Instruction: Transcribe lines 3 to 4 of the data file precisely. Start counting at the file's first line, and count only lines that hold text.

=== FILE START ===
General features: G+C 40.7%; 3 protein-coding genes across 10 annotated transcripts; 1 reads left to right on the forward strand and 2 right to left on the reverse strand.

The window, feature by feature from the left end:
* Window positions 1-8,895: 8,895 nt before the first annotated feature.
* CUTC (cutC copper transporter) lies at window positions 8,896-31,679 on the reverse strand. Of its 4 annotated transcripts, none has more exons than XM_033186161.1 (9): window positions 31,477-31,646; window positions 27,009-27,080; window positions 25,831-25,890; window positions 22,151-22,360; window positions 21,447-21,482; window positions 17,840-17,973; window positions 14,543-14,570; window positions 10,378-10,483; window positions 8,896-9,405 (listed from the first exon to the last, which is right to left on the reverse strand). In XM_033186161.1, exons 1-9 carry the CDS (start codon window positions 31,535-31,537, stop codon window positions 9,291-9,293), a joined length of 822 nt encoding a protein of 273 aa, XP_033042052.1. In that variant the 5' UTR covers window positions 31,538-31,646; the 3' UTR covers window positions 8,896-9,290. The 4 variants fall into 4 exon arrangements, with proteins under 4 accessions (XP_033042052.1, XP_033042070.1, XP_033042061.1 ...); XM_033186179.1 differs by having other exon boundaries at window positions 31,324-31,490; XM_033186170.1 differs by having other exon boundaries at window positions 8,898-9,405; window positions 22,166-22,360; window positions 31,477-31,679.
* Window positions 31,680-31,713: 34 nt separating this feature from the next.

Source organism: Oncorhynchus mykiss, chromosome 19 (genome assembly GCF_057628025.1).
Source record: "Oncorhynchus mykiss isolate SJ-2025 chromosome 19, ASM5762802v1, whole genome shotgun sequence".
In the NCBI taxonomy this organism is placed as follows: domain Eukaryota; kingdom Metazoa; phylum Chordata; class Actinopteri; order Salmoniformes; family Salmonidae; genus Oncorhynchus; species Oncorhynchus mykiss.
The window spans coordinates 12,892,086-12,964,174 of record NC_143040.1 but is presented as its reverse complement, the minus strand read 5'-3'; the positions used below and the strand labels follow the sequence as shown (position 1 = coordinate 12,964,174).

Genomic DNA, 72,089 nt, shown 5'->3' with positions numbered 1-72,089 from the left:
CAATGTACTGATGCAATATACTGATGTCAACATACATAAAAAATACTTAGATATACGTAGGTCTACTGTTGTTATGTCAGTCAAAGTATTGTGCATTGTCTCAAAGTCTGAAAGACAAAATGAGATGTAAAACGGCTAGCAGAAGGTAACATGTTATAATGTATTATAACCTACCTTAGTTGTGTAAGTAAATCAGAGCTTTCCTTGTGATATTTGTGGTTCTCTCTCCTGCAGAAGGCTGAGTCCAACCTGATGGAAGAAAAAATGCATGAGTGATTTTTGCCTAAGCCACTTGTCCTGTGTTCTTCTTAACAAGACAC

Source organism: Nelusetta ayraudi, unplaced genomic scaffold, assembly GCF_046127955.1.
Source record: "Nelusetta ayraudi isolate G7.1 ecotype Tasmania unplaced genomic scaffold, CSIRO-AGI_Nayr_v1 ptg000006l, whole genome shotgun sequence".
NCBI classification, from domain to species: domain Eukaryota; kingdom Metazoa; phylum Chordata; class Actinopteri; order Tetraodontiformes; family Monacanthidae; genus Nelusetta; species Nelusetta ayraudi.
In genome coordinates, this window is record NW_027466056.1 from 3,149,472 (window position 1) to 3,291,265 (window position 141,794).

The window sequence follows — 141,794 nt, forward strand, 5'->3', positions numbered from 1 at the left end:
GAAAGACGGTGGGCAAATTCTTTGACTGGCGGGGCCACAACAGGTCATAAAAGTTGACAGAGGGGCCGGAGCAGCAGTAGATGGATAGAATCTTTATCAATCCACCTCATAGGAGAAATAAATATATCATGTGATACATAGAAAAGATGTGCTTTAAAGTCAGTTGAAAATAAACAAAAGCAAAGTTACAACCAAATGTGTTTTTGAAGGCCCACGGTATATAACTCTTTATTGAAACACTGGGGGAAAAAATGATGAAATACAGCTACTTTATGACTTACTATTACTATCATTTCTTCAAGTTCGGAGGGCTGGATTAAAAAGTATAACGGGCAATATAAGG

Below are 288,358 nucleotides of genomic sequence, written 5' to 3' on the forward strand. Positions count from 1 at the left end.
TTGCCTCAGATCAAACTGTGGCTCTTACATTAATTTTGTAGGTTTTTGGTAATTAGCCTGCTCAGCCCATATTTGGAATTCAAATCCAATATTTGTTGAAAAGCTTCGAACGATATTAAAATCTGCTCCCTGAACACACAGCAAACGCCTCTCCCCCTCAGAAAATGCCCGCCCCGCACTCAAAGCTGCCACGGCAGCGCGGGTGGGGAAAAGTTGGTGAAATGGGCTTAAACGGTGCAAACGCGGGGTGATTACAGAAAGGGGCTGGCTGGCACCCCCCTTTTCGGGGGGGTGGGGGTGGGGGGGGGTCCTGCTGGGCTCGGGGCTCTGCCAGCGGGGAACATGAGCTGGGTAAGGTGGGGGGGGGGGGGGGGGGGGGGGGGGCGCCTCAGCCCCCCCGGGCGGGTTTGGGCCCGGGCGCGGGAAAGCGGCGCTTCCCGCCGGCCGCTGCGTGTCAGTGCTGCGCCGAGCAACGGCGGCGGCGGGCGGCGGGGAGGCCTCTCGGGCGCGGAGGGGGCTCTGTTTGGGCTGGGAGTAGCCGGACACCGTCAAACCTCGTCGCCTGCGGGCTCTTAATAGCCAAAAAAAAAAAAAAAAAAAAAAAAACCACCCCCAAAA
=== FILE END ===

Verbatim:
* Window positions 1-8,895: 8,895 nt before the first annotated feature.
* CUTC (cutC copper transporter) lies at window positions 8,896-31,679 on the reverse strand. Of its 4 annotated transcripts, none has more exons than XM_033186161.1 (9): window positions 31,477-31,646; window positions 27,009-27,080; window positions 25,831-25,890; window positions 22,151-22,360; window positions 21,447-21,482; window positions 17,840-17,973; window positions 14,543-14,570; window positions 10,378-10,483; window positions 8,896-9,405 (listed from the first exon to the last, which is right to left on the reverse strand). In XM_033186161.1, exons 1-9 carry the CDS (start codon window positions 31,535-31,537, stop codon window positions 9,291-9,293), a joined length of 822 nt encoding a protein of 273 aa, XP_033042052.1. In that variant the 5' UTR covers window positions 31,538-31,646; the 3' UTR covers window positions 8,896-9,290. The 4 variants fall into 4 exon arrangements, with proteins under 4 accessions (XP_033042052.1, XP_033042070.1, XP_033042061.1 ...); XM_033186179.1 differs by having other exon boundaries at window positions 31,324-31,490; XM_033186170.1 differs by having other exon boundaries at window positions 8,898-9,405; window positions 22,166-22,360; window positions 31,477-31,679.